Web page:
Food accounts for a much larger share of consumer spending than energy, so a smaller rise in prices has a greater impact on budgets. The U.K.’s Resolution Foundation estimates that by the summer, the cumulative rise in food bills since 2020 will have amounted to 28 billion pounds, equivalent to $34.76 billion, outstripping the rise in energy bills, estimated at £25 billion.
“The cost of living crisis isn’t ending, it is just entering a new phase,” Torsten Bell, the research group’s chief executive, wrote in a recent report.
Food isn’t the only driver of inflation. In the U.K., the core rate of inflation—which excludes food and energy—rose to 6.8% in April from 6.2% in March, its highest level since 1992. Core inflation was close to its record high in the eurozone during the same month.
Still, Bank of England Gov. Andrew Bailey told lawmakers Tuesday that food prices now constitute a “fourth shock” to inflation after the bottlenecks that jammed supply chains during the Covid-19 pandemic, the rise in energy prices that accompanied Russia’s invasion of Ukraine, and surprisingly tight labor markets.
Europe’s governments spent heavily on supporting households as energy prices soared. Now they have less room to borrow given the surge in debt since the pandemic struck in 2020.
Some governments—including those of Italy, Spain and Portugal—have cut sales taxes on food products to ease the burden on consumers. Others are leaning on food retailers to keep their prices in check. In March, the French government negotiated an agreement with leading retailers to refrain from price rises if it is possible to do so.
Retailers have also come under scrutiny in Ireland and a number of other European countries. In the U.K., lawmakers have launched an investigation into the entire food supply chain “from farm to fork.”
“Yesterday I had the food producers into Downing Street, and we’ve also been talking to the supermarkets, to the farmers, looking at every element of the supply chain and what we can do to pass on some of the reduction in costs that are coming through to consumers as fast as possible,” U.K. Treasury Chief Jeremy Hunt said during The Wall Street Journal’s CEO Council Summit in London.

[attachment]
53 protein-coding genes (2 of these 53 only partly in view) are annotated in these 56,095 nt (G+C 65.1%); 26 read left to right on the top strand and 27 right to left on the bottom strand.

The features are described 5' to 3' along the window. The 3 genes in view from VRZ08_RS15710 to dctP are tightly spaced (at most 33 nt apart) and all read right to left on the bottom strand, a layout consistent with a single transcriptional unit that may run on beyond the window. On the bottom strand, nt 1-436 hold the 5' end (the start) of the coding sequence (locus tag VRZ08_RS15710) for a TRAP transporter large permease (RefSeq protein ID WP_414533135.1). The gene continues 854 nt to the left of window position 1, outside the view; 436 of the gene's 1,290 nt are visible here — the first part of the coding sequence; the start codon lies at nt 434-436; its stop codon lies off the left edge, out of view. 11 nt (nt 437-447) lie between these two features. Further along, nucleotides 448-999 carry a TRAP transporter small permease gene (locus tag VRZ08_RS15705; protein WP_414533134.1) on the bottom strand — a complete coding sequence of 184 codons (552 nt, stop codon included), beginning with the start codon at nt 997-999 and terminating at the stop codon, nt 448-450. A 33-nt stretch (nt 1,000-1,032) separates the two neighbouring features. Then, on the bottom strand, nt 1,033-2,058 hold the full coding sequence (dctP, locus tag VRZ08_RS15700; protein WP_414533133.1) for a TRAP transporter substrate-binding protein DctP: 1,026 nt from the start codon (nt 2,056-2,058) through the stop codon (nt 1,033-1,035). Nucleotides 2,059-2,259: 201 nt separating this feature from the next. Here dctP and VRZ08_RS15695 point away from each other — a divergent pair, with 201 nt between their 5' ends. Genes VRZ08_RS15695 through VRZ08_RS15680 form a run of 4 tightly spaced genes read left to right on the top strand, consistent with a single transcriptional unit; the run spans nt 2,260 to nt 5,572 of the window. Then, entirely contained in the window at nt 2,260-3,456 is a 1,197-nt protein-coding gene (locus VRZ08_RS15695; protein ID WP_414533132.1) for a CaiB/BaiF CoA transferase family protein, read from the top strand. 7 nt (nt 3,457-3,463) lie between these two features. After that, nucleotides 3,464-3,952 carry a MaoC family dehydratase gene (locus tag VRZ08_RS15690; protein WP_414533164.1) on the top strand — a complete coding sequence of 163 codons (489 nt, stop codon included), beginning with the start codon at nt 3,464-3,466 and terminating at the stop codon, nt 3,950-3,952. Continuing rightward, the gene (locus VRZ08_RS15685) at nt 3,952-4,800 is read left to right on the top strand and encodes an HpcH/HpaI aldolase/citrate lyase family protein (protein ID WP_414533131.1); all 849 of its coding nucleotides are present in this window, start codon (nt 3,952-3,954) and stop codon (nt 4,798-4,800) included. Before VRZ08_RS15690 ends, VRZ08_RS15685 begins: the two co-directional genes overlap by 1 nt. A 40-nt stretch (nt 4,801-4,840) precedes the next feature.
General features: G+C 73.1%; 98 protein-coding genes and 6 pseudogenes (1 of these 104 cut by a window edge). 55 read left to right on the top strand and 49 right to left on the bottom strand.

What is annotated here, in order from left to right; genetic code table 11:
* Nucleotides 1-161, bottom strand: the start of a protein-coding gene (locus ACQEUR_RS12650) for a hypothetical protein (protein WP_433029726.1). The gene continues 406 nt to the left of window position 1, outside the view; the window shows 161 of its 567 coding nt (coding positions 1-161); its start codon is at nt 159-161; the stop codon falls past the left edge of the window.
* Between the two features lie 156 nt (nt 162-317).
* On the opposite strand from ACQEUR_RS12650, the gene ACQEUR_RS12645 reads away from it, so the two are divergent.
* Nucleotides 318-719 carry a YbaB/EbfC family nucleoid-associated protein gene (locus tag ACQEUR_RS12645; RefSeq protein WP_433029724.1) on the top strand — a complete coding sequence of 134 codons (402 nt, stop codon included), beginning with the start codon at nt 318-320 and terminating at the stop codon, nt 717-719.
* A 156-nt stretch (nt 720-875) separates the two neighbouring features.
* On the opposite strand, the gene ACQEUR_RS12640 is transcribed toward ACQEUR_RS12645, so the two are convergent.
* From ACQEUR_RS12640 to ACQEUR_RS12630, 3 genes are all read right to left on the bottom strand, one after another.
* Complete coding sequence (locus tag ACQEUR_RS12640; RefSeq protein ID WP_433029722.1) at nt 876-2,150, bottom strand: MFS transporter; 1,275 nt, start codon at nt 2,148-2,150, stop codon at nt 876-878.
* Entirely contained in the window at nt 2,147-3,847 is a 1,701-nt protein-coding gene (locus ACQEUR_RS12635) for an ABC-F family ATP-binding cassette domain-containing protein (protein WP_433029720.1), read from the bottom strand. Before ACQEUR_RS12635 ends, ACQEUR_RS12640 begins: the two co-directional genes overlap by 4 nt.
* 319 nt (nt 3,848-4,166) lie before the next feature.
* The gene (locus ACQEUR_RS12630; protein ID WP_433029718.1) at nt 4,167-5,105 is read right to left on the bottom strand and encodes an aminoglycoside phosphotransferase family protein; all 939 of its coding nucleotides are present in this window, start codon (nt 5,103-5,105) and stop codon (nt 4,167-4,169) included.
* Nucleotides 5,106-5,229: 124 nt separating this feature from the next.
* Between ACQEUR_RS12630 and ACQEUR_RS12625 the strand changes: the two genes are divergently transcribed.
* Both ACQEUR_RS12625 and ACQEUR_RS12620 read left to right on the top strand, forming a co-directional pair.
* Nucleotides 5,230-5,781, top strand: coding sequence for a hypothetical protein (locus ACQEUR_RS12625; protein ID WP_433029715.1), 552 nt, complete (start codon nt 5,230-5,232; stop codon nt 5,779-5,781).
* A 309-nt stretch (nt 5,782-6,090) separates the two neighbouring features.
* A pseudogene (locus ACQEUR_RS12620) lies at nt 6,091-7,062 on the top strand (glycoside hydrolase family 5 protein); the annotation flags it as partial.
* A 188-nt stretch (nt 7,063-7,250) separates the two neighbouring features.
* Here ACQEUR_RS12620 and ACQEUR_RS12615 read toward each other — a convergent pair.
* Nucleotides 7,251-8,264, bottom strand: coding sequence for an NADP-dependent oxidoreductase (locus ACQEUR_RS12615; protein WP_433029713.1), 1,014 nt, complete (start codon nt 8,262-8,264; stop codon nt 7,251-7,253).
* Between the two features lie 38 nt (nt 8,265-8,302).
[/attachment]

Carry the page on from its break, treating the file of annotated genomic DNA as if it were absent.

The government’s Competition and Markets Authority last week said it would take a closer look at retailers.
“Given ongoing concerns about high prices, we are stepping up our work in the grocery sector to help ensure competition is working well,” said Sarah Cardell, who heads the CMA.
Some economists expect that added scrutiny to yield concrete results, assuming retailers won’t want to tarnish their image and will lean on their suppliers to keep prices down.
“With supermarkets now more heavily under the political spotlight, we think it more likely that price momentum in the food basket slows,” said Sanjay Raja, an economist at Deutsche Bank.
It isn’t entirely clear why food prices have risen so fast for so long. In world commodity markets, which set the prices received by farmers, food prices have been falling since April 2022. But raw commodity costs are just one part of the final price. Consumers are also paying for processing, packaging, transport and distribution, and the size of the gap between the farm and the dining table is unusually wide.
The BOE’s Bailey thinks one reason for the bank having misjudged food prices is that food producers entered into longer-term but relatively expensive contracts with fertilizer, energy and other suppliers around the time of Russia’s invasion of Ukraine in their eagerness to guarantee availability at a time of uncertainty.
But as the pressures being placed on retailers suggest, some policy makers suspect that an increase in profit margins may also have played a role. Speaking to lawmakers, Bailey was wary of placing any blame on food suppliers.
“It’s a story about rebuilding margins that were squeezed in the early part of last year,” he said.